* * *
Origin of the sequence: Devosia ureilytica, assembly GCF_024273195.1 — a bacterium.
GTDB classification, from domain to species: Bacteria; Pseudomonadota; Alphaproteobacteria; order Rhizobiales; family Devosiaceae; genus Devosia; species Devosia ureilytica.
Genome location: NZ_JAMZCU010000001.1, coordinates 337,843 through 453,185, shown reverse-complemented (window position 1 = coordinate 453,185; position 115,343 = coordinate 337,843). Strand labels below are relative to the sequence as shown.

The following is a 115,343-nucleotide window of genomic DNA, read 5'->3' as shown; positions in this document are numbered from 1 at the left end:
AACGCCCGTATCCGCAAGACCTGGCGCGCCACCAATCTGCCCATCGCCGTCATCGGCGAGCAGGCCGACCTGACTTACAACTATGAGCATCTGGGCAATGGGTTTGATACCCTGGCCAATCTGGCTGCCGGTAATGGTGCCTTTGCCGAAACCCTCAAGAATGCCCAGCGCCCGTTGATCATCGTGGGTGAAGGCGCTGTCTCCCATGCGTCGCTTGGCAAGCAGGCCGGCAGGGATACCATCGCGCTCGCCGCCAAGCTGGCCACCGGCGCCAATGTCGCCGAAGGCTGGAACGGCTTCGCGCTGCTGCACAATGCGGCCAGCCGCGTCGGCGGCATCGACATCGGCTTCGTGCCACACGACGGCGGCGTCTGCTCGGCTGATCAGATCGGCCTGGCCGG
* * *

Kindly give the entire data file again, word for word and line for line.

Origin of the sequence: Devosia ureilytica, assembly GCF_024273195.1 — a bacterium.
GTDB classification, from domain to species: Bacteria; Pseudomonadota; Alphaproteobacteria; order Rhizobiales; family Devosiaceae; genus Devosia; species Devosia ureilytica.
Genome location: NZ_JAMZCU010000001.1, coordinates 337,843 through 453,185, shown reverse-complemented (window position 1 = coordinate 453,185; position 115,343 = coordinate 337,843). Strand labels below are relative to the sequence as shown.

The following is a 115,343-nucleotide window of genomic DNA, read 5'->3' as shown; positions in this document are numbered from 1 at the left end:
AACGCCCGTATCCGCAAGACCTGGCGCGCCACCAATCTGCCCATCGCCGTCATCGGCGAGCAGGCCGACCTGACTTACAACTATGAGCATCTGGGCAATGGGTTTGATACCCTGGCCAATCTGGCTGCCGGTAATGGTGCCTTTGCCGAAACCCTCAAGAATGCCCAGCGCCCGTTGATCATCGTGGGTGAAGGCGCTGTCTCCCATGCGTCGCTTGGCAAGCAGGCCGGCAGGGATACCATCGCGCTCGCCGCCAAGCTGGCCACCGGCGCCAATGTCGCCGAAGGCTGGAACGGCTTCGCGCTGCTGCACAATGCGGCCAGCCGCGTCGGCGGCATCGACATCGGCTTCGTGCCACACGACGGCGGCGTCTGCTCGGCTGATCAGATCGGCCTGGCCGG